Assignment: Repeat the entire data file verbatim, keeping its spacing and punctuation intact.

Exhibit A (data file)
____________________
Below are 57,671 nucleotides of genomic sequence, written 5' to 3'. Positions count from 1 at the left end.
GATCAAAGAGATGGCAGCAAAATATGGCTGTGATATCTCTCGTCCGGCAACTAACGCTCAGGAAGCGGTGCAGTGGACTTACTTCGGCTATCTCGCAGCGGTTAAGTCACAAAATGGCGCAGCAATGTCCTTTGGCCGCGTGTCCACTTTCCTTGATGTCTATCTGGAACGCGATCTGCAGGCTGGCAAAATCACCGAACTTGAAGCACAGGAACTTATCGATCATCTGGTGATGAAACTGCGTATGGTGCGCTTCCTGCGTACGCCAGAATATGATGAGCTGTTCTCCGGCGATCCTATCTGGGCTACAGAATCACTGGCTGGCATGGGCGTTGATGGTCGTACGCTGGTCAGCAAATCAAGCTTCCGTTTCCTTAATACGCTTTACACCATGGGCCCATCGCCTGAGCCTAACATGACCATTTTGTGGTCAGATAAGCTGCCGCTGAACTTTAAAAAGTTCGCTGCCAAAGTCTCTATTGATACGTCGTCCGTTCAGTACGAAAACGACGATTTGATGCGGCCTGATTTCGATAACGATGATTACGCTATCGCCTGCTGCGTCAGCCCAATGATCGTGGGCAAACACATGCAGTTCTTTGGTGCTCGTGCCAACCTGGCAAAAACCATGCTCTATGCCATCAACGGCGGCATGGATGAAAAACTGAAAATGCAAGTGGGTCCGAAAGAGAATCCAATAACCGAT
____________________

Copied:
Below are 57,671 nucleotides of genomic sequence, written 5' to 3'. Positions count from 1 at the left end.
GATCAAAGAGATGGCAGCAAAATATGGCTGTGATATCTCTCGTCCGGCAACTAACGCTCAGGAAGCGGTGCAGTGGACTTACTTCGGCTATCTCGCAGCGGTTAAGTCACAAAATGGCGCAGCAATGTCCTTTGGCCGCGTGTCCACTTTCCTTGATGTCTATCTGGAACGCGATCTGCAGGCTGGCAAAATCACCGAACTTGAAGCACAGGAACTTATCGATCATCTGGTGATGAAACTGCGTATGGTGCGCTTCCTGCGTACGCCAGAATATGATGAGCTGTTCTCCGGCGATCCTATCTGGGCTACAGAATCACTGGCTGGCATGGGCGTTGATGGTCGTACGCTGGTCAGCAAATCAAGCTTCCGTTTCCTTAATACGCTTTACACCATGGGCCCATCGCCTGAGCCTAACATGACCATTTTGTGGTCAGATAAGCTGCCGCTGAACTTTAAAAAGTTCGCTGCCAAAGTCTCTATTGATACGTCGTCCGTTCAGTACGAAAACGACGATTTGATGCGGCCTGATTTCGATAACGATGATTACGCTATCGCCTGCTGCGTCAGCCCAATGATCGTGGGCAAACACATGCAGTTCTTTGGTGCTCGTGCCAACCTGGCAAAAACCATGCTCTATGCCATCAACGGCGGCATGGATGAAAAACTGAAAATGCAAGTGGGTCCGAAAGAGAATCCAATAACCGAT